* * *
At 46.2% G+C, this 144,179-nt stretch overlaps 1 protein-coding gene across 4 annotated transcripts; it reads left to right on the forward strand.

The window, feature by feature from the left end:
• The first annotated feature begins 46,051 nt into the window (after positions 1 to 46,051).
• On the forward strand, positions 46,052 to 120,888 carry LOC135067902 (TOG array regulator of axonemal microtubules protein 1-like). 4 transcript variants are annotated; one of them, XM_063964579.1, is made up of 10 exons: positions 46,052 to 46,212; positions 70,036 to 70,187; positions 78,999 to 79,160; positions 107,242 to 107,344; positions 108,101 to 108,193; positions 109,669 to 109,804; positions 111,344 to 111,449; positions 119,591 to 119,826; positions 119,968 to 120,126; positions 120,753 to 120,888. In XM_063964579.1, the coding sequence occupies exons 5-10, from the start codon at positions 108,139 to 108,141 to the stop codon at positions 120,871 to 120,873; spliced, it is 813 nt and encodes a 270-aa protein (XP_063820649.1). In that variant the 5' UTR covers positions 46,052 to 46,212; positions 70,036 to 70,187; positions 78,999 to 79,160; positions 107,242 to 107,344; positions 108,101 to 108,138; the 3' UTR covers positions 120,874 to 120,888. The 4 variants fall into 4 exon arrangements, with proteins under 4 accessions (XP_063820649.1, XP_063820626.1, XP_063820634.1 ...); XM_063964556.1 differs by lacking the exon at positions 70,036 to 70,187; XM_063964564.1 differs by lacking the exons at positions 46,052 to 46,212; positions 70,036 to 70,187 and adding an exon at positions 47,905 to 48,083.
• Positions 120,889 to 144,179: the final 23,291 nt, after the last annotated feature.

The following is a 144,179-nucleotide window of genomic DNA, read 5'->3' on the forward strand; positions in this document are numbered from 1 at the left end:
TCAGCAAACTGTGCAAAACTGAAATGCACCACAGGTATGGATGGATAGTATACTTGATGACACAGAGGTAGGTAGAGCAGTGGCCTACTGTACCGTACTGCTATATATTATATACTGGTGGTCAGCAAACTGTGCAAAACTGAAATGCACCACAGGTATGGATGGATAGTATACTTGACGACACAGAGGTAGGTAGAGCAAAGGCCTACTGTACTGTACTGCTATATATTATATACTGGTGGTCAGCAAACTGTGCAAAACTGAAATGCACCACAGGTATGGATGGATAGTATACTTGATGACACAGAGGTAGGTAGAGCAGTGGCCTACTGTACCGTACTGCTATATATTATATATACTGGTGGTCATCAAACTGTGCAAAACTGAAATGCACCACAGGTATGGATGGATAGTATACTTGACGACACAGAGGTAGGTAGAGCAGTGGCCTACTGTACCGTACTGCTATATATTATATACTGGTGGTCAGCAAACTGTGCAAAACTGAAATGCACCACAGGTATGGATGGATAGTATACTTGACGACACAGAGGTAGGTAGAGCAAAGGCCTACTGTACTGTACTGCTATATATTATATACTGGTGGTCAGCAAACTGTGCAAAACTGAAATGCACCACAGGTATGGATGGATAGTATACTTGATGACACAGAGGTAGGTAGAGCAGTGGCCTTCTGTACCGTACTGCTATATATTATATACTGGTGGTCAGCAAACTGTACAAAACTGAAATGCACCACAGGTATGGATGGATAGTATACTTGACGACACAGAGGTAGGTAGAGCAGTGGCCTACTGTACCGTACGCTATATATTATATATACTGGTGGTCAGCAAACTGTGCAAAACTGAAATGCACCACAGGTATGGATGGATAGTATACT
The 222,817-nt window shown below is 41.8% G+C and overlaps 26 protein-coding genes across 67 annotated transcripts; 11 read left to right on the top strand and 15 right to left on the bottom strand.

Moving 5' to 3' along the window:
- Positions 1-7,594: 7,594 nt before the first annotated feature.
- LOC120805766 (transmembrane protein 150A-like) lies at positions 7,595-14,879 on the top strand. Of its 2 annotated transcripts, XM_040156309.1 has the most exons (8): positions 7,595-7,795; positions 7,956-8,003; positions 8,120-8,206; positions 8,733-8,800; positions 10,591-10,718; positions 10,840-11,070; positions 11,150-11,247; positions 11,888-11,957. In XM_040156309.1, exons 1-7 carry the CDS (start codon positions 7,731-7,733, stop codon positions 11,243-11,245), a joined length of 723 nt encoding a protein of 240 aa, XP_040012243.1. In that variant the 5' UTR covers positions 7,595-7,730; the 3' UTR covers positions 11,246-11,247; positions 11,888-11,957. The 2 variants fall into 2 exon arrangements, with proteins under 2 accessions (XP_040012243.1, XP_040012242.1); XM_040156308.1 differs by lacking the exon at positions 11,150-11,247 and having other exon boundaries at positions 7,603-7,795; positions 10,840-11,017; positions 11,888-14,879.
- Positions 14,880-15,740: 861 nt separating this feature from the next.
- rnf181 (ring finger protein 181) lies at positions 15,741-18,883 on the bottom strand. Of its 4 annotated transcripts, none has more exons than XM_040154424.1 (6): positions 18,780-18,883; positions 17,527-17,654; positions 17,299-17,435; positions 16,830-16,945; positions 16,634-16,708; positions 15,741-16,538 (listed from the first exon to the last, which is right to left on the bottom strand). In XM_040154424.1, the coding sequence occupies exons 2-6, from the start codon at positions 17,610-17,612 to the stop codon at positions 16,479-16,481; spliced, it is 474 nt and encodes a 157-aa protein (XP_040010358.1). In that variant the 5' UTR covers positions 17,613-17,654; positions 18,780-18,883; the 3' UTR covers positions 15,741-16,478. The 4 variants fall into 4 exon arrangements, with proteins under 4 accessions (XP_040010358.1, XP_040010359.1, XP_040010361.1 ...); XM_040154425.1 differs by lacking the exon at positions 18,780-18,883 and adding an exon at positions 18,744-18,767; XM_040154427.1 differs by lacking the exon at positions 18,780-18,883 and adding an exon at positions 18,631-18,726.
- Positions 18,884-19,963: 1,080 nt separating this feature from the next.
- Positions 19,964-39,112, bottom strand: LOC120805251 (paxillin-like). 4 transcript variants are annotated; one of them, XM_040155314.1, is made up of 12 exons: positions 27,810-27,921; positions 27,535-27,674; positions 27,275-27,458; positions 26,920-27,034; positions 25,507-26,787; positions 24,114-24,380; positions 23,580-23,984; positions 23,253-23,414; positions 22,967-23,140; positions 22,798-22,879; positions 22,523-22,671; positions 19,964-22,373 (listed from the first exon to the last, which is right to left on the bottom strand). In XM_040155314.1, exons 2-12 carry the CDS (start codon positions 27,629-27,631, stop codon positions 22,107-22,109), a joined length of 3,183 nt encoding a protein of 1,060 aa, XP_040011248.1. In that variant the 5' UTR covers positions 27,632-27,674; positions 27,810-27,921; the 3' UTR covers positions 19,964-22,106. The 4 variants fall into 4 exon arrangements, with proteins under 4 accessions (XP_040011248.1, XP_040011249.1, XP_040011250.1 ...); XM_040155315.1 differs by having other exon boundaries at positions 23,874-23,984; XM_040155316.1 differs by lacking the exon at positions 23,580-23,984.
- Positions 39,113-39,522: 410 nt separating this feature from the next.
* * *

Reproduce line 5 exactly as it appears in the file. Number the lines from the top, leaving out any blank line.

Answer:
• Positions 120,889 to 144,179: the final 23,291 nt, after the last annotated feature.